Is it morally any different from buying a cake from the supermarket and dressing it up to pass off as your own? Taking the tags off new items of clothing and pretending they’re old? Buying ad space on a website that will then give a glowing review to your product? Pretending you have the degree you nearly finished? I knew someone who did that and I don’t think they were ever pulled up on it. These are all things that go to your credibility, but are hardly going to bring about the apocalypse.

The thing is, I’ve read a few books that had lots of amazing 5 star reviews, and realised after finishing that there was nothing redeeming about it and a book with that many typos and grammatical errors, as well as leaps in logic would never on its own get such a good rap. So I know they bought the reviews and I won’t read anything by that author again. Their next book might be a huge improvement, but I’ll never know (unless one of my favourite book bloggers recommends it and everyone else is reading it, then my militant stance will be out the window).

“But your book is good!” is the next response. Thanks, but everyone thinks their book is good or they wouldn’t put it out there. Also, you like me so you’re biased.

Marketing is never going to be my thing and I have enormous respect people who do it well and come up with new and exciting ways to promote their books. People outside the industry might not get why most of us will never buy reviews for $5 a pop, but writers in there for the long haul want to build up goodwill and loyal readers. After all, who is actually doing it for the money?

Looking Crap

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Why is it, when you are looking crap, that you always run into someone you don’t know very well? Strangers don’t care and if you saw someone you are friends with, you could explain, have a bit of a laugh, and then move on, secure in the knowledge that they knew this wasn’t how you normally looked. But it’s never the last group of people, it’s always the first, which comprise (in order of descending levels of horror): The last person who dumped you, your old boss or former colleagues, any previous exes, your exes’ friends and people from school you never wanted to see again.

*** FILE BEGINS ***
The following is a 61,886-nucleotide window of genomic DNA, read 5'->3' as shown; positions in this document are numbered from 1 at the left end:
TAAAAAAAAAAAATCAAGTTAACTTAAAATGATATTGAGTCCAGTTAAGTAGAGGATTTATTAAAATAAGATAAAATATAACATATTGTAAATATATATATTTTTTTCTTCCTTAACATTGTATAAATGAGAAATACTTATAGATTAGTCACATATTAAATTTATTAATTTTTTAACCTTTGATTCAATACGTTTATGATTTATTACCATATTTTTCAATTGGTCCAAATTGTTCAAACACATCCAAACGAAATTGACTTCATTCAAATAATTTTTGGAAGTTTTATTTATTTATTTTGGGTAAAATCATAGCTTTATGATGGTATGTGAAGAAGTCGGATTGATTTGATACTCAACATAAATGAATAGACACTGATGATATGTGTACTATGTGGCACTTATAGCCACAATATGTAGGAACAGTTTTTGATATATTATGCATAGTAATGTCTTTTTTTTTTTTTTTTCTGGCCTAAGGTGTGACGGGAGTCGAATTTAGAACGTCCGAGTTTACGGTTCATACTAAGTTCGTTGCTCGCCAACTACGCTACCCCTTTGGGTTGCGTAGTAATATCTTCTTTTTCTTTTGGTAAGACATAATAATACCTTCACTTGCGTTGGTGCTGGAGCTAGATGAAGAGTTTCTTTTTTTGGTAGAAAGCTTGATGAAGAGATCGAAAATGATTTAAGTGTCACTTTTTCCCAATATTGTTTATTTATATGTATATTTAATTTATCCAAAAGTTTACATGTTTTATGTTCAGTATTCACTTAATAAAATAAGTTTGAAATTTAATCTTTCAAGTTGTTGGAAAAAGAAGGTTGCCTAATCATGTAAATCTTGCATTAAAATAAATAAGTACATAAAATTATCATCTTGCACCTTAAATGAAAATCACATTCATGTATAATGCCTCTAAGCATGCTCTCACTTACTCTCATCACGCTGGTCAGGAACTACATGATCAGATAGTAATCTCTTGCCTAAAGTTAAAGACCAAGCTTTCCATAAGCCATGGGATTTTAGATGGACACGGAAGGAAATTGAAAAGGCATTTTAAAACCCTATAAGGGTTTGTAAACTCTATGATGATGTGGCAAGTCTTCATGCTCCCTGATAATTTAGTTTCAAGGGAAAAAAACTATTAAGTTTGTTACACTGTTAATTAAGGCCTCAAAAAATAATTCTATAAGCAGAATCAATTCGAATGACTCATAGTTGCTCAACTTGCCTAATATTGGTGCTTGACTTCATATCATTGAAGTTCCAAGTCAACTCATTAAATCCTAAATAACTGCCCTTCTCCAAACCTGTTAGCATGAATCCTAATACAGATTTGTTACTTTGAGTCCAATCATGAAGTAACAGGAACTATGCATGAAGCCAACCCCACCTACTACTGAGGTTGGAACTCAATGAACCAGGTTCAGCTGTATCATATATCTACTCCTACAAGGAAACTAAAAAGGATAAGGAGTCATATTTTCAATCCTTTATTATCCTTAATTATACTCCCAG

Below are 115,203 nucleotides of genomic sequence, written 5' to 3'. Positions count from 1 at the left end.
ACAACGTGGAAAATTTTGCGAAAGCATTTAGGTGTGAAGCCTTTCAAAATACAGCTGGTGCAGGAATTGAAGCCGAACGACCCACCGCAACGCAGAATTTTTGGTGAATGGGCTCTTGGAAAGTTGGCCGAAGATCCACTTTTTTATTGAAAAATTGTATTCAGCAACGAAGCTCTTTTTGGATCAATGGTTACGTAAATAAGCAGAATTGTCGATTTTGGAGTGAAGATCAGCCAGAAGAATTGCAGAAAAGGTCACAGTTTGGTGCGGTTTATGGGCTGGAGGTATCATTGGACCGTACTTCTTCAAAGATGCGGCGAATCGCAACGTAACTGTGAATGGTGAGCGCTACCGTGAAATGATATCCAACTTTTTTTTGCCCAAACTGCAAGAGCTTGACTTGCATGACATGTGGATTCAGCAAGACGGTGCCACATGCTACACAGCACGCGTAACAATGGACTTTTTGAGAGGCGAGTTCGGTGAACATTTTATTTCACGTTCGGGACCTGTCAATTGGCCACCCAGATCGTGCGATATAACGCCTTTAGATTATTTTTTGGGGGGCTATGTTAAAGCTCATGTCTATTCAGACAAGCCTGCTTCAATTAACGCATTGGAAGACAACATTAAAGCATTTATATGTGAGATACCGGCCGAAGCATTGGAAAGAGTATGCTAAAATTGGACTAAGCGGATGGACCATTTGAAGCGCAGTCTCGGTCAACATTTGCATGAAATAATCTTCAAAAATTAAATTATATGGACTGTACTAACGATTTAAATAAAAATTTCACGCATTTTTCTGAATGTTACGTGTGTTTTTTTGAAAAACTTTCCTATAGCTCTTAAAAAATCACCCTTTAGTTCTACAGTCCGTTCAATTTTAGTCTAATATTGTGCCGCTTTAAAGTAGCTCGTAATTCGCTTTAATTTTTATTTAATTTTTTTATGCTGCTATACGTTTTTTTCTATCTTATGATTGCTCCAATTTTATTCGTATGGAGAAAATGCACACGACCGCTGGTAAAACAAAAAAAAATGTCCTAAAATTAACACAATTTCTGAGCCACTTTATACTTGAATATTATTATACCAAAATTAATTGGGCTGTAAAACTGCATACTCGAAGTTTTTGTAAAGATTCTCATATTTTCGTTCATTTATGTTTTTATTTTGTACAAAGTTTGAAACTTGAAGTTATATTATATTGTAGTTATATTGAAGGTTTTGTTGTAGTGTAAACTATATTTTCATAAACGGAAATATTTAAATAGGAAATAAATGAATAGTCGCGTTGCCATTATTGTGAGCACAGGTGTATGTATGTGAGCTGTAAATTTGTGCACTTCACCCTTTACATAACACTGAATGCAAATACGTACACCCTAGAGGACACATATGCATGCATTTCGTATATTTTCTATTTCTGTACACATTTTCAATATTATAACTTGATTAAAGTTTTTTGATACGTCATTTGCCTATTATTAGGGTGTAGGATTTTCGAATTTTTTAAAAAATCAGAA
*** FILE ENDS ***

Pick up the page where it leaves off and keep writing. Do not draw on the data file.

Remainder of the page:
I’ve just been away skiing for a week and last night was looking definitely worse for wear. I’d been out in the sun and wind and drunk too much wine in a superheated lodge so resembled one of those dehydrated chips you find periodically under the couch cushions. Two days of driving failed to add any to my level of moisture. I’d also forgotten to take my tweezers so after nine days, my militant and well organised eyebrows were staging a successful coup to take over my face. To compound the problem, we’d stayed at a friend’s working sheep farm on the way home. As they are on tank water, we were all conscious about water conservation so didn’t shower which might possibly have led me to forgetting to brush my hair too. We then went out into the paddocks on the back of a ute and “helped” (I use that in the loosest sense) with the lambing. A smoky bonfire lunch of charcoaled sausages later and the overall package of utter degeneration was complete, from my muddy boots to my birds’ nest hair.

Stopping for takeaway sushi on the way home seemed a great idea at the time. Our local Japanese is quite nice and knowing the menu, I could order from the car and we could just grab it on the way home. Unfortunately, the snatch-and-go didn’t go quite to plan. The food wasn’t quite ready, so I had to wait, antsy as all hell, given my current state and wishing I had been driving the final leg so spared the indignity of appearing in public at all. And of course, while standing there trapped, the door opens and in walks a well-dressed couple. Thinking they looked familiar, I glanced at them for slightly too long and was then forced to acknowledge the presence of my former boss. He gave me a solid once up and down followed by a condescending smile. Given our working relationship had ended on not a great note, the judgement was mortifying. Clearly, I had “let myself go” after having children, spectacularly so. Saying something in these situations can only make it worse, so I tried the next option of just brazening it out and pretending everything was fine and I was aiming to look homeless – its the latest hipster look!

As I spent a bit of time today doing some grooming, I assured myself that I didn’t care and that no one probably even remembers who I am, should chat at the water cooler happen to come around to former workers they’d recently bumped into. Unlike school, at least there are no reunions for former workplaces. Not that I care that he saw me like that. No, really I don’t. Promise. I’m just going to wear a paper bag with eye holes cut out from now on, unless I’m coming straight from the hairdressers.